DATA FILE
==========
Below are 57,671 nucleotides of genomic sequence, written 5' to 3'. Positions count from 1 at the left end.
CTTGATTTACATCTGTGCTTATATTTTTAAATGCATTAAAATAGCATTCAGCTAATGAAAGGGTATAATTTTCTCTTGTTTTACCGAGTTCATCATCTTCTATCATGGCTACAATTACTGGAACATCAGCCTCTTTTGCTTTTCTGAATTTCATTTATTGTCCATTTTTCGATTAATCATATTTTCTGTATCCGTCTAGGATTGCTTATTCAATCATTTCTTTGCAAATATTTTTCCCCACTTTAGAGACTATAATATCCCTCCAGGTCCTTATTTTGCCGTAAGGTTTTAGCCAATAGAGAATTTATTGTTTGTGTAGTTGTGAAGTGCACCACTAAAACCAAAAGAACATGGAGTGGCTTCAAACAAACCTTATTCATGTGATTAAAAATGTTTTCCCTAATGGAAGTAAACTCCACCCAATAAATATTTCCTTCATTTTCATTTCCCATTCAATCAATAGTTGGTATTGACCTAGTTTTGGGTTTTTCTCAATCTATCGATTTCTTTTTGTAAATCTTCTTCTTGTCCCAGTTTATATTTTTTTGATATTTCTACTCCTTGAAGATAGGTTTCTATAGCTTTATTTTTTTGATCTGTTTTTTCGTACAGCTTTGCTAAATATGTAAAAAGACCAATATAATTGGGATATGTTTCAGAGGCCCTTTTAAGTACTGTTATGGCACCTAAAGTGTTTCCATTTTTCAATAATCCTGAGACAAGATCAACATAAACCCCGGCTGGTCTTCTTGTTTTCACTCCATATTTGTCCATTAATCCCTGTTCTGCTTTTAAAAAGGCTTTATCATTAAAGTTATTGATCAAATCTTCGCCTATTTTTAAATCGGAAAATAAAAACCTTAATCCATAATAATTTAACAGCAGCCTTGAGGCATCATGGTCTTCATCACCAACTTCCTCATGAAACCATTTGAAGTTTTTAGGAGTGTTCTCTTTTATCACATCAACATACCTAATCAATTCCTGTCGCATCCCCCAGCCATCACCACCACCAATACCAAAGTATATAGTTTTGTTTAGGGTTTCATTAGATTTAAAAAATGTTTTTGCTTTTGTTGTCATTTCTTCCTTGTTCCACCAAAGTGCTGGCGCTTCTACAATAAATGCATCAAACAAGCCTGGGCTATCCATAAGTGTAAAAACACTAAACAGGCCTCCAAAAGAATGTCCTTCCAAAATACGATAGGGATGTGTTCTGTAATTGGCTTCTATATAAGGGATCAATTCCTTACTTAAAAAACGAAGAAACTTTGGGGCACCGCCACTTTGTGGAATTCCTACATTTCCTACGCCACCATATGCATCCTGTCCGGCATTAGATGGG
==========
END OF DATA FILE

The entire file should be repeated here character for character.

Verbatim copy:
Below are 57,671 nucleotides of genomic sequence, written 5' to 3'. Positions count from 1 at the left end.
CTTGATTTACATCTGTGCTTATATTTTTAAATGCATTAAAATAGCATTCAGCTAATGAAAGGGTATAATTTTCTCTTGTTTTACCGAGTTCATCATCTTCTATCATGGCTACAATTACTGGAACATCAGCCTCTTTTGCTTTTCTGAATTTCATTTATTGTCCATTTTTCGATTAATCATATTTTCTGTATCCGTCTAGGATTGCTTATTCAATCATTTCTTTGCAAATATTTTTCCCCACTTTAGAGACTATAATATCCCTCCAGGTCCTTATTTTGCCGTAAGGTTTTAGCCAATAGAGAATTTATTGTTTGTGTAGTTGTGAAGTGCACCACTAAAACCAAAAGAACATGGAGTGGCTTCAAACAAACCTTATTCATGTGATTAAAAATGTTTTCCCTAATGGAAGTAAACTCCACCCAATAAATATTTCCTTCATTTTCATTTCCCATTCAATCAATAGTTGGTATTGACCTAGTTTTGGGTTTTTCTCAATCTATCGATTTCTTTTTGTAAATCTTCTTCTTGTCCCAGTTTATATTTTTTTGATATTTCTACTCCTTGAAGATAGGTTTCTATAGCTTTATTTTTTTGATCTGTTTTTTCGTACAGCTTTGCTAAATATGTAAAAAGACCAATATAATTGGGATATGTTTCAGAGGCCCTTTTAAGTACTGTTATGGCACCTAAAGTGTTTCCATTTTTCAATAATCCTGAGACAAGATCAACATAAACCCCGGCTGGTCTTCTTGTTTTCACTCCATATTTGTCCATTAATCCCTGTTCTGCTTTTAAAAAGGCTTTATCATTAAAGTTATTGATCAAATCTTCGCCTATTTTTAAATCGGAAAATAAAAACCTTAATCCATAATAATTTAACAGCAGCCTTGAGGCATCATGGTCTTCATCACCAACTTCCTCATGAAACCATTTGAAGTTTTTAGGAGTGTTCTCTTTTATCACATCAACATACCTAATCAATTCCTGTCGCATCCCCCAGCCATCACCACCACCAATACCAAAGTATATAGTTTTGTTTAGGGTTTCATTAGATTTAAAAAATGTTTTTGCTTTTGTTGTCATTTCTTCCTTGTTCCACCAAAGTGCTGGCGCTTCTACAATAAATGCATCAAACAAGCCTGGGCTATCCATAAGTGTAAAAACACTAAACAGGCCTCCAAAAGAATGTCCTTCCAAAATACGATAGGGATGTGTTCTGTAATTGGCTTCTATATAAGGGATCAATTCCTTACTTAAAAAACGAAGAAACTTTGGGGCACCGCCACTTTGTGGAATTCCTACATTTCCTACGCCACCATATGCATCCTGTCCGGCATTAGATGGG